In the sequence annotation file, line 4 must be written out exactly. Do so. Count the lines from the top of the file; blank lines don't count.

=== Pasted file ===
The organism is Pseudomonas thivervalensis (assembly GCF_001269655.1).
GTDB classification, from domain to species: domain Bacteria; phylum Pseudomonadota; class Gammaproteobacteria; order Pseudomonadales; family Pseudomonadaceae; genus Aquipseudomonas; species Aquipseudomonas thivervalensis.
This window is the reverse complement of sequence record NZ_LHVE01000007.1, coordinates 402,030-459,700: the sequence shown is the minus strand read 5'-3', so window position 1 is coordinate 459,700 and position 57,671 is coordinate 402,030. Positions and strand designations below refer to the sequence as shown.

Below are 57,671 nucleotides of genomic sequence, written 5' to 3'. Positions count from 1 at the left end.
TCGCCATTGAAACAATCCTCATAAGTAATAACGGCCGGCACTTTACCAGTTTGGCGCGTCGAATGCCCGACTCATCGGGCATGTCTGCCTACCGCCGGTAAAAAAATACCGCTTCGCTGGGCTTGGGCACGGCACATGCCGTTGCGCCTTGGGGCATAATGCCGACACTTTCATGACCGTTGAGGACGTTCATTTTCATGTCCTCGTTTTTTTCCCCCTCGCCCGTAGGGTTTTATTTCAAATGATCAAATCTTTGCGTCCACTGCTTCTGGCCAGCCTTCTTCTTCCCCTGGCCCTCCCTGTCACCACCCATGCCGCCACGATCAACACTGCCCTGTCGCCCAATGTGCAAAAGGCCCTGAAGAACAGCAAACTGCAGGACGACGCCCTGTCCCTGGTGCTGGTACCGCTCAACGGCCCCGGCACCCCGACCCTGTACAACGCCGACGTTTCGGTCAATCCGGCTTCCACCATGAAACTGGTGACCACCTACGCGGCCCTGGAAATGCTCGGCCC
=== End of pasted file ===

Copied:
Below are 57,671 nucleotides of genomic sequence, written 5' to 3'. Positions count from 1 at the left end.